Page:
- We all know how important it is to have an “elevator speech” (30 second summary of your current, most interesting research). From the time one is about a year from going on the market, until the time one receives tenure, it is also hugely important to have a “5 minute 5 year” speech. You will be asked many times (in job interviews, at third review, during mentoring sessions, annual performance reviews, and in a research statement for your tenure review package, at least!) what your research plans are for the next five years. Think hard about this, sketch it out, practice it (but don’t sound too rehearsed!). It’s really important!
- Be sure some of your time in interviews and other professional advancement meetings is not about you. People — especially those thinking about whether to hire you as a multi-year colleague — want to know if you are interested in them, and their research. Genuinely interested (not just “oh yeah, I thought about that a year ago, and here is what I wrote about it”). More like “What are you working on? Sounds hard: how is it going? What have been the challenges? Results?” Etc.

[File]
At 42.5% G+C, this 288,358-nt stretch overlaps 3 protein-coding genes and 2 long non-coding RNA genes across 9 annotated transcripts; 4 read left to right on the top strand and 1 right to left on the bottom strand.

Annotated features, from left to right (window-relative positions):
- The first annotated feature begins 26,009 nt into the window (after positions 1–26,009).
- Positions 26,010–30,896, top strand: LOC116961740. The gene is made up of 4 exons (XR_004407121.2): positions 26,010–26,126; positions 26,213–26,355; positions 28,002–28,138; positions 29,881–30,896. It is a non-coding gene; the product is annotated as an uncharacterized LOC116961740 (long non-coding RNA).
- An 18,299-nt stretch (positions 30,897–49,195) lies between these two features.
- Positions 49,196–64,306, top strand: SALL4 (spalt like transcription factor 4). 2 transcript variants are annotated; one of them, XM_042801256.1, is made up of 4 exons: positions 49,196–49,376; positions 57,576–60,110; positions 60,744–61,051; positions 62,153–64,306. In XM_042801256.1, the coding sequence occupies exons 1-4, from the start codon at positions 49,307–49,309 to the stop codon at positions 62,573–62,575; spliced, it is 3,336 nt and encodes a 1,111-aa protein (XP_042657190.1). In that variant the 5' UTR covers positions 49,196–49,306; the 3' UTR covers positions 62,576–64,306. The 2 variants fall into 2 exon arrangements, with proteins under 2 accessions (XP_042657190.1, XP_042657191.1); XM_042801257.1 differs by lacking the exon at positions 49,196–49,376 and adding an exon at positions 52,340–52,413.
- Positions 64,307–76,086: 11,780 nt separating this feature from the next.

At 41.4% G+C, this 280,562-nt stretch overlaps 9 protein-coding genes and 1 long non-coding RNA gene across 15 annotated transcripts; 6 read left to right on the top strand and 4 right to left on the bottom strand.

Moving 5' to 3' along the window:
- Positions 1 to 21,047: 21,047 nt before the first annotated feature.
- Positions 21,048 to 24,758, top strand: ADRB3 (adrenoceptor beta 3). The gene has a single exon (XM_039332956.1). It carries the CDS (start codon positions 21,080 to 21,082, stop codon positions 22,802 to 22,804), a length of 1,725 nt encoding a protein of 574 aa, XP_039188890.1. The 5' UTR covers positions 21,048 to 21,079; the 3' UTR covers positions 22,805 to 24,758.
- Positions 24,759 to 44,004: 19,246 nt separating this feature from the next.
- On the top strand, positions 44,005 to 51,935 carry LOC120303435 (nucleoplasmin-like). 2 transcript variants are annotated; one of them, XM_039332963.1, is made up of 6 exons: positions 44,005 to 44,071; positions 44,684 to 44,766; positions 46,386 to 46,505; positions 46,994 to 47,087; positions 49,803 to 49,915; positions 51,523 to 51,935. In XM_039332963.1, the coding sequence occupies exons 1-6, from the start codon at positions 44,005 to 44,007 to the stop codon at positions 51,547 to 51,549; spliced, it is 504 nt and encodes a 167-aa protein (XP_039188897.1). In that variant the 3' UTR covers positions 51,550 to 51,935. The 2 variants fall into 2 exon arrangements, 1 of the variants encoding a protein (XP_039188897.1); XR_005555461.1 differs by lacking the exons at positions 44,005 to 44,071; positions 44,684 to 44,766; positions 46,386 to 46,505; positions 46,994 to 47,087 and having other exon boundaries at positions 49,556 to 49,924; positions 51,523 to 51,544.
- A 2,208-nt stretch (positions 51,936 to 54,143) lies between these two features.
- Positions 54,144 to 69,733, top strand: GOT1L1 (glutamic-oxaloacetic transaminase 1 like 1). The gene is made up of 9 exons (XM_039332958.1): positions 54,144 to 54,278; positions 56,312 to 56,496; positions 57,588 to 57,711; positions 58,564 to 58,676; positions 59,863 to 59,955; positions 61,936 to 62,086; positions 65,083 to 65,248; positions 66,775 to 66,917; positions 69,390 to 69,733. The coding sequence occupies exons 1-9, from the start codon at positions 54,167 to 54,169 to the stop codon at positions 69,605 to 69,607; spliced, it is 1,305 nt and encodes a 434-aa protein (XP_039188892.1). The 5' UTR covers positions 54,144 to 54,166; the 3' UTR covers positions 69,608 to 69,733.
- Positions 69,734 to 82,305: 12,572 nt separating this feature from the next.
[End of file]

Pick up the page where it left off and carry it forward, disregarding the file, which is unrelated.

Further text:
- Prepare a self-evaluation rubric matrix, and fill it out soon after each interview (before the next). That is, come up with a list of evaluation criteria that you think are important (how well did I motivate my research? state the research question? explain my methods? illustrate with compelling and intuitive examples? did I answer questions carefully and gracefully? how good was my 5 minute 5 year speech? etc.), rate yourself on them, with suggestions for improvement, and then use the matrix to prepare for subsequent interviews.